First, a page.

Physical World Sequences

'Sequences, graphs and equations allow you to predict what will happen and hence influence the world around you' 

Anything that can be measured can be analysed using sequences.  In this activity you have 5 sets of cards: (1) 'Physical World' things that can be measured, (2) number relations, (3) equations, (4) graphs and (5) formulae for generating each set of numbers (nth term rule). In groups or pairs you are going to decide which cards go together. 

Almost everything can be measured and represented using numbers (even colours !). We can then use mathematics to analyse these numbers to see if there is a pattern. If we find a pattern, then it should help us to predict, and therefore influence/control, and discover what the relationship is between different factors e.g. CO2 emissions and global temperatures.  

Matching cards - do the cards below go together? If not, why not?


This  Physical World Sequences file can be used directly, with matching cards copied and pasted onto a new slide and then shared with other groups via the school's network. Alternatively, these slides can be printed off and cut out for groups to match as they see fit (cards can be laminated if prepared prior to the lesson).

A slight extension on the same activity is provided here that focuses further on function notation and range:  Representing the Physical Universe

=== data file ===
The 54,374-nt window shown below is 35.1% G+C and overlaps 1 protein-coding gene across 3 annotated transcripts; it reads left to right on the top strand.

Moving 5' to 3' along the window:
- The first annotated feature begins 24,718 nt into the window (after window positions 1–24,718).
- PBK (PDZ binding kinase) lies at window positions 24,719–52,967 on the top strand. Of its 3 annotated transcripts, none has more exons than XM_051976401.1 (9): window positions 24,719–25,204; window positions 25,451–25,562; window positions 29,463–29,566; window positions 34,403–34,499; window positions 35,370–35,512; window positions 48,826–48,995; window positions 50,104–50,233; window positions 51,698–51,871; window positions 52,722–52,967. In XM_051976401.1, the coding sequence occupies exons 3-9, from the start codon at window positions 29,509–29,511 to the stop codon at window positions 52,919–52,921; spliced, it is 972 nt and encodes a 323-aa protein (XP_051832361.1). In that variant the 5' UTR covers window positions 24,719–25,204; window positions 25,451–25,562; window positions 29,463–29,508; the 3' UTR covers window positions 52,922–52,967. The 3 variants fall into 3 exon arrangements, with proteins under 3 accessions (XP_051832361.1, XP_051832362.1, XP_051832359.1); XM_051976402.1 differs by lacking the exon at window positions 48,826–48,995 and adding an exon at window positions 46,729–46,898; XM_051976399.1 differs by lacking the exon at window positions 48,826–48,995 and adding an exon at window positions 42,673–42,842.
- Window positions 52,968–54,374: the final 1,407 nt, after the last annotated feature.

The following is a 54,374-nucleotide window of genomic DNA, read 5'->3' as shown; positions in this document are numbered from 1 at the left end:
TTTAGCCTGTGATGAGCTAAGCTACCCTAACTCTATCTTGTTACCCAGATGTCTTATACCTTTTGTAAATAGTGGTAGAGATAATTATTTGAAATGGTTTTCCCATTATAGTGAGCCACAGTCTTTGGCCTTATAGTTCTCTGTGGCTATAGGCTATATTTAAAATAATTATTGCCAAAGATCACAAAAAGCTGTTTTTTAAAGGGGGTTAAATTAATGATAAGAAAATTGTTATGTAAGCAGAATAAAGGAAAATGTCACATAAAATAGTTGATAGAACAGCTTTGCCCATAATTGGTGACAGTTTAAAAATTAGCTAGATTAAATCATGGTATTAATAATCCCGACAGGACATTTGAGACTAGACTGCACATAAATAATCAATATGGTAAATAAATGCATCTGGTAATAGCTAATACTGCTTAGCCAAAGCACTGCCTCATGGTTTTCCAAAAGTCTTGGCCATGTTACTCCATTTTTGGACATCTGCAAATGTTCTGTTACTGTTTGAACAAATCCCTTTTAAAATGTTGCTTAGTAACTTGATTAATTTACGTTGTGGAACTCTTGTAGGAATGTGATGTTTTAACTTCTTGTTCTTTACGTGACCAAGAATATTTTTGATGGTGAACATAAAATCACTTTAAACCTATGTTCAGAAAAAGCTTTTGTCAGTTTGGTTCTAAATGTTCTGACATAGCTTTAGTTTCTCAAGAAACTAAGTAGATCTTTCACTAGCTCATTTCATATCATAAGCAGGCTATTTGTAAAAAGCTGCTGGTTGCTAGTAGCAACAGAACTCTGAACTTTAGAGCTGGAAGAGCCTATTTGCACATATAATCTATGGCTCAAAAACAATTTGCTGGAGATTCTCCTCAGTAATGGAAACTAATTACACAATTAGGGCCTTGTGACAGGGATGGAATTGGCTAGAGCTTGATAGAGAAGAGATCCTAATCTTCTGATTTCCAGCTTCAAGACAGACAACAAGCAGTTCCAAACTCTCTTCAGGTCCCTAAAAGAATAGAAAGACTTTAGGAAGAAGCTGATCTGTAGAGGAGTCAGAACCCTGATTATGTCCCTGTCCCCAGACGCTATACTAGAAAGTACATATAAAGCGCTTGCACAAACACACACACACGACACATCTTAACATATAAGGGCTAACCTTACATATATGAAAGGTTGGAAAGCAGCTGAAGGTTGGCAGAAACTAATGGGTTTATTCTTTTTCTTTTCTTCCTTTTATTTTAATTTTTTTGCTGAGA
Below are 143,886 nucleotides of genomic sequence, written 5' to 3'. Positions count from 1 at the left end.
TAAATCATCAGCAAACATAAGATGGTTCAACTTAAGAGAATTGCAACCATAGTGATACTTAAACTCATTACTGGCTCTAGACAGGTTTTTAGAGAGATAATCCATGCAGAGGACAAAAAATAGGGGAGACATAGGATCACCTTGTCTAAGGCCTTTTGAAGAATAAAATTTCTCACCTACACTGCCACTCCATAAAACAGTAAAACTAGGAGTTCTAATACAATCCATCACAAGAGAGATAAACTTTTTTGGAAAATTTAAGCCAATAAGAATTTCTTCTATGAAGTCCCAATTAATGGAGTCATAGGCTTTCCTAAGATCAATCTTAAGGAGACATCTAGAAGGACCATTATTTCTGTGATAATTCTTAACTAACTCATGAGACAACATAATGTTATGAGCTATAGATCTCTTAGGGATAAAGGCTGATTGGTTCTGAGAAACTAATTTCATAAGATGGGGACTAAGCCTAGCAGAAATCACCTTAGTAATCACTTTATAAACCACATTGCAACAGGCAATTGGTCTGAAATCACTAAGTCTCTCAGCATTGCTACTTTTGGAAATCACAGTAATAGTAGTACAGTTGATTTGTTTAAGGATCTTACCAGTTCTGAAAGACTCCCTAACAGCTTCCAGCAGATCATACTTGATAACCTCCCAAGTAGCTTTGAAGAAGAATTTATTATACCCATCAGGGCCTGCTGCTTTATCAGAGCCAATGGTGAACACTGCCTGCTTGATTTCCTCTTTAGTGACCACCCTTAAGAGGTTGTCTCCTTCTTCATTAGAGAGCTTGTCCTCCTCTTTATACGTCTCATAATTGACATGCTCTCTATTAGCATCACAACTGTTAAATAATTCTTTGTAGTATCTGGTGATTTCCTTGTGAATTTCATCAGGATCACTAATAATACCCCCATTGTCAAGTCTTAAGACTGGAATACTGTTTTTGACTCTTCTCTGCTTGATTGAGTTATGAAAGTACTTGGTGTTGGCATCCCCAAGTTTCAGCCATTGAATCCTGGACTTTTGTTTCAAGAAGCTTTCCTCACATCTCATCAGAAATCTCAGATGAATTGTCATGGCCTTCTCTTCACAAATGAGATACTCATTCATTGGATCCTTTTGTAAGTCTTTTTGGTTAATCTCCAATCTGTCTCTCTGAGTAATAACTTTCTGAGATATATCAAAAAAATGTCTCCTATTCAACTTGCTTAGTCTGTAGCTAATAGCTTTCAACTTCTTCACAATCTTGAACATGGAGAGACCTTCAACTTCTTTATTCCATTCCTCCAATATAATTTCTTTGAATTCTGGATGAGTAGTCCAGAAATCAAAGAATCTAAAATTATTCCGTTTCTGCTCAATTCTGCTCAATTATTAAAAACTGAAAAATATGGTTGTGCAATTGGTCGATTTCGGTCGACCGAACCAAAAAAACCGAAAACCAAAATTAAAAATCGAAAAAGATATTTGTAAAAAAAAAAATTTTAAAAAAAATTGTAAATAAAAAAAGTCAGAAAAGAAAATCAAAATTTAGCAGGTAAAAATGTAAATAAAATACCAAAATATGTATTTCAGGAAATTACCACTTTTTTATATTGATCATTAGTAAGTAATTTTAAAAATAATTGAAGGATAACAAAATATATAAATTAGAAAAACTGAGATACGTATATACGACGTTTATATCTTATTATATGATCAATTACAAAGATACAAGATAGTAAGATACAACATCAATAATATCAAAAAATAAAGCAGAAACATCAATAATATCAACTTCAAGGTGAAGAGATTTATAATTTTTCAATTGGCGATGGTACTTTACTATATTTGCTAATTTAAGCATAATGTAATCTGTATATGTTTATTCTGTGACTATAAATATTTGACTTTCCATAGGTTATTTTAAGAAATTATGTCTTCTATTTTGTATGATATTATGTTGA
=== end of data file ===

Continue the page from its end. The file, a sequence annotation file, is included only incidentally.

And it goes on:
Teachers can read these notes which provide further information and what one might expect from students on this task  Physical World Sequences.


  • Match each graph with its corresponding equation, number relation, nth term rule and 'Physical World' statement. 
  • Make sure you have a reason why the equation matches the graph, the graph the sequence, the sequence the nth term rule etc.
  • Students could use TiNspire, Geogebra, Autograph or any other graphing software to check their work, see the Matching Sequences activity for more information and technical help with how to do this. Students could try the Freundenthal Institute's virtual manipulative (only for the sequences where the 'n' terms increase by 1 each time) to check if their equation, graph and number relation are correct.
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